How did you find out barberries are useful for treating pain?
Mommmmmmy… Can I have some barberries for my legs?
What do barberries have to do with your legs?
They make my growing pains go away.
Are you sure you’re not just trying to get out of bed and have a snack?
No, they realllly help my leg pains.
Ok, here. Now go back to bed.
Oddly enough, that was the first night in a lengthy string of nights, that the aches and pain from a growth spurt fully resolved. I still wasn’t totally convinced, however. I mean, we weren’t talking about an Rx or a dose of Motrin – things we all know work to relieve pain. We were talking about a berry. A handful of dried fruit. Nothing more than a snack food. Ok, maybe a little more; a healthy snack food.
After a handful of nights using barberries as a pain treatment for growing pains, I was convinced enough to do some research. I wanted to find out what other, if any, medicinal applications were available for barberries, as well as whether or not my boys’ pain relief was a placebo effect, or truly a natural cure. It wasn’t long into my search that I found out barberries have more uses than I have fingers and toes.
Here are a few of my favorite medicinal uses for barberries:
- Barberry has been used for thousands of years to relieve or reduce fevers.
- Barberry contains berberine, which inhibits the growth of harmful microorganisms.
- Barberry can relieve diarrhea quickly because it has astringent properties.
- Barberry contains antioxidant properties. (I’m an anti-aging nut, so of course it’s a favorite!)
- Barberry is thought to have anti-convulsant properties and is used to treat seizures by some naturopathic physicians.
- Barberry can be made into a tea & used to treat respiratory issues such as bronchitis and sooth sore throats.
- Barberries are the one thing I can take that cuts the pain of my migraine headaches (at least) in half.
- Barberries have anti-inflammatory properties.
And that’s just a tad more than a handful of the seemingly endless uses for barberries. And another one of my fave things about this plants is that it can be used it’s entirety. While consuming the dried berry is my favorite way to ingest this plant, you can also use the leaves and roots in tea or capsule form.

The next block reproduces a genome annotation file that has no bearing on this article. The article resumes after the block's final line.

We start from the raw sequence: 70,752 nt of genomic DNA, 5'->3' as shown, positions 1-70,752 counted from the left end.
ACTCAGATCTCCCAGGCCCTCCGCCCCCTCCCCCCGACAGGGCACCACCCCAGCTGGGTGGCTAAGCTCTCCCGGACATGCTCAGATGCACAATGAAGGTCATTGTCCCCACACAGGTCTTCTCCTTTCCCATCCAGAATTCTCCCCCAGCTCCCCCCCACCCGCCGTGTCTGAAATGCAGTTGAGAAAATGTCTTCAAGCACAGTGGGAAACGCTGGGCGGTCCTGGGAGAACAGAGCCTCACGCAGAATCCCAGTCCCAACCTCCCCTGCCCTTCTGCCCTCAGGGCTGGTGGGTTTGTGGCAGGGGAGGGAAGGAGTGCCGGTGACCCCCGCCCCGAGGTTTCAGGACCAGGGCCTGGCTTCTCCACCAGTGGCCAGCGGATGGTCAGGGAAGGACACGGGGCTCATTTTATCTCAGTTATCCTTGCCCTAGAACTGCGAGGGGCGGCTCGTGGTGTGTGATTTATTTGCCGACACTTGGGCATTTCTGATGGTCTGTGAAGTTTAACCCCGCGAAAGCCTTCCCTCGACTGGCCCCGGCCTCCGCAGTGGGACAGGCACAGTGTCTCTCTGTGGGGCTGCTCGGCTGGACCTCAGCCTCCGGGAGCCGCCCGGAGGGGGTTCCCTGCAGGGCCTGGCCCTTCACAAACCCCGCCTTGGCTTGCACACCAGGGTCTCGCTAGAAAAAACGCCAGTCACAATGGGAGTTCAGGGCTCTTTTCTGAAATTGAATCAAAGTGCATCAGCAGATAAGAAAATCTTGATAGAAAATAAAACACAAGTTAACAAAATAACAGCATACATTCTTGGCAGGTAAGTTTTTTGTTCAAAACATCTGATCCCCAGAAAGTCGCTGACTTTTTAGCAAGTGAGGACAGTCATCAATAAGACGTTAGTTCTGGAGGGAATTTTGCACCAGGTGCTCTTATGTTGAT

But how many barberries is a “dose” of medicine? At our house, we use a that little measuring cup that comes with a bottle of liquid medicine, such as cough syrup or Tylenol, as a guide. One scoop is a regular dose and two is for more severe pain. Personally, I take two full scoops for a migraine, but for something like achy joints or indigestion, one scoop does just fine. For a more detailed dosing chart, check out University of Maryland’s Medical Center website. They even have a dosing chart to give you an idea of what a healthcare professional may recommend.
Barberries are natural. That means they’re safe, right?
Wrong. Just because something grows naturally doesn’t make it safe for everyone or every circumstance. While barberries are generally accepted as safe, like anything, too much can be a bad thing. Barberries can interact with some prescription medications and in very high doses may cause nose bleeds, nausea or other issues. And because barberries can stimulate the uterus, you should avoid them while pregnant.
So now that you know how great barberries are, the next step is finding a trusted source for them, if you can’t or don’t grow your own. After sampling barberries from a handful of different sellers, I finally came across a vendor I can trust. The Raw Food World through Amazon offers raw, organic, dried barberries (and many other raw products) that I trust and I get free shipping too! Until I can grow my own barberries, or find a better tasting version of the dried fruit elsewhere, they are my go to source.